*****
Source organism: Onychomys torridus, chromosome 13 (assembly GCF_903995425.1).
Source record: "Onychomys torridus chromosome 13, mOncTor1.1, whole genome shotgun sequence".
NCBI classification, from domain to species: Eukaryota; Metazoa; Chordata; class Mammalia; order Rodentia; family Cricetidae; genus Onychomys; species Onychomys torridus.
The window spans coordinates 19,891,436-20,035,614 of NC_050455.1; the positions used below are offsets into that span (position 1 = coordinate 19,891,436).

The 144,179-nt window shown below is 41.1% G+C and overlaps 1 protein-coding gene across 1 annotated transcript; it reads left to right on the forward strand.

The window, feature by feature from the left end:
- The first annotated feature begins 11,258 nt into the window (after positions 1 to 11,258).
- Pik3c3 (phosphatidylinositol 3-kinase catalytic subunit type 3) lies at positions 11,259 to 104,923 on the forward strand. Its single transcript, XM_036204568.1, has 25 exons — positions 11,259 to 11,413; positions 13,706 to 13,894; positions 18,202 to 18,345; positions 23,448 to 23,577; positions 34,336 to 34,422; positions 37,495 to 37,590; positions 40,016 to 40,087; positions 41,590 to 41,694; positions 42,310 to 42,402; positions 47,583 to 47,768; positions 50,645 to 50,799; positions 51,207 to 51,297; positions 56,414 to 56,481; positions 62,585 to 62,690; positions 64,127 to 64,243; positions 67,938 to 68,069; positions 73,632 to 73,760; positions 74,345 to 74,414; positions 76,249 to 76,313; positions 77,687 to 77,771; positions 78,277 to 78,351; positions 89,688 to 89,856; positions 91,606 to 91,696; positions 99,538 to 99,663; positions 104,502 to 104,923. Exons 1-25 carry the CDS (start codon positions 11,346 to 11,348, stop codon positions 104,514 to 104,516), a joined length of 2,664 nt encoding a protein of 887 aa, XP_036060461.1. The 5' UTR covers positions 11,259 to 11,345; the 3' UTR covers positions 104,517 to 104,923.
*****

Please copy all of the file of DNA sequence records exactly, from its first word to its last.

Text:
Source organism: Onychomys torridus, chromosome 13 (assembly GCF_903995425.1).
Source record: "Onychomys torridus chromosome 13, mOncTor1.1, whole genome shotgun sequence".
NCBI classification, from domain to species: Eukaryota; Metazoa; Chordata; class Mammalia; order Rodentia; family Cricetidae; genus Onychomys; species Onychomys torridus.
The window spans coordinates 19,891,436-20,035,614 of NC_050455.1; the positions used below are offsets into that span (position 1 = coordinate 19,891,436).

The 144,179-nt window shown below is 41.1% G+C and overlaps 1 protein-coding gene across 1 annotated transcript; it reads left to right on the forward strand.

The window, feature by feature from the left end:
- The first annotated feature begins 11,258 nt into the window (after positions 1 to 11,258).
- Pik3c3 (phosphatidylinositol 3-kinase catalytic subunit type 3) lies at positions 11,259 to 104,923 on the forward strand. Its single transcript, XM_036204568.1, has 25 exons — positions 11,259 to 11,413; positions 13,706 to 13,894; positions 18,202 to 18,345; positions 23,448 to 23,577; positions 34,336 to 34,422; positions 37,495 to 37,590; positions 40,016 to 40,087; positions 41,590 to 41,694; positions 42,310 to 42,402; positions 47,583 to 47,768; positions 50,645 to 50,799; positions 51,207 to 51,297; positions 56,414 to 56,481; positions 62,585 to 62,690; positions 64,127 to 64,243; positions 67,938 to 68,069; positions 73,632 to 73,760; positions 74,345 to 74,414; positions 76,249 to 76,313; positions 77,687 to 77,771; positions 78,277 to 78,351; positions 89,688 to 89,856; positions 91,606 to 91,696; positions 99,538 to 99,663; positions 104,502 to 104,923. Exons 1-25 carry the CDS (start codon positions 11,346 to 11,348, stop codon positions 104,514 to 104,516), a joined length of 2,664 nt encoding a protein of 887 aa, XP_036060461.1. The 5' UTR covers positions 11,259 to 11,345; the 3' UTR covers positions 104,517 to 104,923.